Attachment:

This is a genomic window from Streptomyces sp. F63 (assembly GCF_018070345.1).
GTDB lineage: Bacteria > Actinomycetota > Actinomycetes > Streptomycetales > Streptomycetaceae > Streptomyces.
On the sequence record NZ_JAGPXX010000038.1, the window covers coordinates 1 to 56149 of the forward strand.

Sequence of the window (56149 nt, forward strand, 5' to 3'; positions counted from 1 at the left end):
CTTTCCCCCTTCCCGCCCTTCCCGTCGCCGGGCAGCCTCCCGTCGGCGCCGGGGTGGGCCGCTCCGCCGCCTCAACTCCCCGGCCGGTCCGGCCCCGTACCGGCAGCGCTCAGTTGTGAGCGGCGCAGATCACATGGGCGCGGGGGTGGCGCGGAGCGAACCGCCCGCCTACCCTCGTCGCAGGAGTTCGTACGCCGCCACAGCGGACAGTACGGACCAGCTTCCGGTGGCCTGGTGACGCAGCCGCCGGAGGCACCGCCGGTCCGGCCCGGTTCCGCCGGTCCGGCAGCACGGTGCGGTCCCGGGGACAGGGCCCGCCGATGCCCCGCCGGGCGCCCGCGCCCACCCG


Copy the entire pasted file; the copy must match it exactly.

This is a genomic window from Streptomyces sp. F63 (assembly GCF_018070345.1).
GTDB lineage: Bacteria > Actinomycetota > Actinomycetes > Streptomycetales > Streptomycetaceae > Streptomyces.
On the sequence record NZ_JAGPXX010000038.1, the window covers coordinates 1 to 56149 of the forward strand.

Sequence of the window (56149 nt, forward strand, 5' to 3'; positions counted from 1 at the left end):
CTTTCCCCCTTCCCGCCCTTCCCGTCGCCGGGCAGCCTCCCGTCGGCGCCGGGGTGGGCCGCTCCGCCGCCTCAACTCCCCGGCCGGTCCGGCCCCGTACCGGCAGCGCTCAGTTGTGAGCGGCGCAGATCACATGGGCGCGGGGGTGGCGCGGAGCGAACCGCCCGCCTACCCTCGTCGCAGGAGTTCGTACGCCGCCACAGCGGACAGTACGGACCAGCTTCCGGTGGCCTGGTGACGCAGCCGCCGGAGGCACCGCCGGTCCGGCCCGGTTCCGCCGGTCCGGCAGCACGGTGCGGTCCCGGGGACAGGGCCCGCCGATGCCCCGCCGGGCGCCCGCGCCCACCCG